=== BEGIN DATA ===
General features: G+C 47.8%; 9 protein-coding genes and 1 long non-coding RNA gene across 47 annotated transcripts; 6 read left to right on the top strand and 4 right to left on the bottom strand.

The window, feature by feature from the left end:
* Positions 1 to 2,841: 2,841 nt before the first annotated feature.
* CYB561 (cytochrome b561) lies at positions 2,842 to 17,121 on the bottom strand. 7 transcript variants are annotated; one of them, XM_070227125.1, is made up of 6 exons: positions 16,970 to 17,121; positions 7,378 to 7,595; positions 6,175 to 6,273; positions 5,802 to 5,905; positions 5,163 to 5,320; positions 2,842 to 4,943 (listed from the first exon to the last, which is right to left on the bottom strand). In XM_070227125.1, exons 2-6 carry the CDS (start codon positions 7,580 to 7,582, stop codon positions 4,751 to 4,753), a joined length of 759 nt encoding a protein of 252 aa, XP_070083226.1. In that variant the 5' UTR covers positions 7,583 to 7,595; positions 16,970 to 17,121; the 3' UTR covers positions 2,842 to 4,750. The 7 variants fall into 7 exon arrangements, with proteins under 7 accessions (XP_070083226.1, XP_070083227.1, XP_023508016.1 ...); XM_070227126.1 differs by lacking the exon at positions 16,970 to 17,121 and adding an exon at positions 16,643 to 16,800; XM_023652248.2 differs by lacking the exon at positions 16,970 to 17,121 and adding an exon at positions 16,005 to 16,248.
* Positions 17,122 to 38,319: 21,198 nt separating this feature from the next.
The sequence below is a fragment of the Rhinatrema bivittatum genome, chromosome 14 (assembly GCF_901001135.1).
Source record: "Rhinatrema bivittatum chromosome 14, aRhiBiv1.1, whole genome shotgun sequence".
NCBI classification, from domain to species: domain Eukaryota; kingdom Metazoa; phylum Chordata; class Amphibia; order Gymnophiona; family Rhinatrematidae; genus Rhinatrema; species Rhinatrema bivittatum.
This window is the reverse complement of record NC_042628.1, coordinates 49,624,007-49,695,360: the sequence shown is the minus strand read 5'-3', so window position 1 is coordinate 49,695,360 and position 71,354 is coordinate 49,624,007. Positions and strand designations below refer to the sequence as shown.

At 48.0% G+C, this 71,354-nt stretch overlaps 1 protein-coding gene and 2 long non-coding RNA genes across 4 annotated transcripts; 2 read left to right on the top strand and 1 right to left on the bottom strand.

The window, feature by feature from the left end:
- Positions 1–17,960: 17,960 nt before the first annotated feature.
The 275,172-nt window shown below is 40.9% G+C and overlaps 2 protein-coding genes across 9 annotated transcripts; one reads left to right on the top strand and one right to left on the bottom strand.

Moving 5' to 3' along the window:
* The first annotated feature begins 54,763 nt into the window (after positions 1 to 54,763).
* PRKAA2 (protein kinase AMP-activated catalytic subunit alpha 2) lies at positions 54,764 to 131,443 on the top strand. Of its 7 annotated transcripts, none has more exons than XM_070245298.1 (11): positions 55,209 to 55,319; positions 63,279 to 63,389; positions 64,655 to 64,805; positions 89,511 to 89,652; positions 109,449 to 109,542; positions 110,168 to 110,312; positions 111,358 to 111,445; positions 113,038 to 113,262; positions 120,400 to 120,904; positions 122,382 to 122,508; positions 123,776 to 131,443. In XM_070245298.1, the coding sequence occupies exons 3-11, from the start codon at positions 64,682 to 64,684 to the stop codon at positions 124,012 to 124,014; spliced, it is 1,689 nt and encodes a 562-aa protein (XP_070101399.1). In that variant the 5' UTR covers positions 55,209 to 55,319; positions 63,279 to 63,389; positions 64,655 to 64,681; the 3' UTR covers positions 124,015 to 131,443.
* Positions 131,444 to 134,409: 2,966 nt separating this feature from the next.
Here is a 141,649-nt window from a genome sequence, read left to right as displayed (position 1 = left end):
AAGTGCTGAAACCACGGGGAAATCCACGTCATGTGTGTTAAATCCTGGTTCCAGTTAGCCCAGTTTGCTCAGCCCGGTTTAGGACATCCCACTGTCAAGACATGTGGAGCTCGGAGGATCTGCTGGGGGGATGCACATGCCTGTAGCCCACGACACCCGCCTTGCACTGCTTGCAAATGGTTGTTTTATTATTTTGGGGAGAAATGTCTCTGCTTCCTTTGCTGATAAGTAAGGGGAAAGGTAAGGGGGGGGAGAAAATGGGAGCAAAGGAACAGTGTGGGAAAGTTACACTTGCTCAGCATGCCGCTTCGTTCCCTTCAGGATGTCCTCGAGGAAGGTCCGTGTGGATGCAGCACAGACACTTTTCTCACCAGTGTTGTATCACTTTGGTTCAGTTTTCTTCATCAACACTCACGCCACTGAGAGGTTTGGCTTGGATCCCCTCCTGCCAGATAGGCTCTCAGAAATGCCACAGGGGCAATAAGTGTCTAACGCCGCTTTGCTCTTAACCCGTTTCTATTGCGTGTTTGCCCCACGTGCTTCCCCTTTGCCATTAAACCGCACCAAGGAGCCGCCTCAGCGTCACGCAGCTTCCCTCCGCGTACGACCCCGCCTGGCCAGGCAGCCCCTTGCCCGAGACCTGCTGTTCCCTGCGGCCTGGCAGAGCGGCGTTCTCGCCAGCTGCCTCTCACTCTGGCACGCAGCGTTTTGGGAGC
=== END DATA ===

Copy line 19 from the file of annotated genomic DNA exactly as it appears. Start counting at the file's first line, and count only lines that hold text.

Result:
AAGTGCTGAAACCACGGGGAAATCCACGTCATGTGTGTTAAATCCTGGTTCCAGTTAGCCCAGTTTGCTCAGCCCGGTTTAGGACATCCCACTGTCAAGACATGTGGAGCTCGGAGGATCTGCTGGGGGGATGCACATGCCTGTAGCCCACGACACCCGCCTTGCACTGCTTGCAAATGGTTGTTTTATTATTTTGGGGAGAAATGTCTCTGCTTCCTTTGCTGATAAGTAAGGGGAAAGGTAAGGGGGGGGAGAAAATGGGAGCAAAGGAACAGTGTGGGAAAGTTACACTTGCTCAGCATGCCGCTTCGTTCCCTTCAGGATGTCCTCGAGGAAGGTCCGTGTGGATGCAGCACAGACACTTTTCTCACCAGTGTTGTATCACTTTGGTTCAGTTTTCTTCATCAACACTCACGCCACTGAGAGGTTTGGCTTGGATCCCCTCCTGCCAGATAGGCTCTCAGAAATGCCACAGGGGCAATAAGTGTCTAACGCCGCTTTGCTCTTAACCCGTTTCTATTGCGTGTTTGCCCCACGTGCTTCCCCTTTGCCATTAAACCGCACCAAGGAGCCGCCTCAGCGTCACGCAGCTTCCCTCCGCGTACGACCCCGCCTGGCCAGGCAGCCCCTTGCCCGAGACCTGCTGTTCCCTGCGGCCTGGCAGAGCGGCGTTCTCGCCAGCTGCCTCTCACTCTGGCACGCAGCGTTTTGGGAGC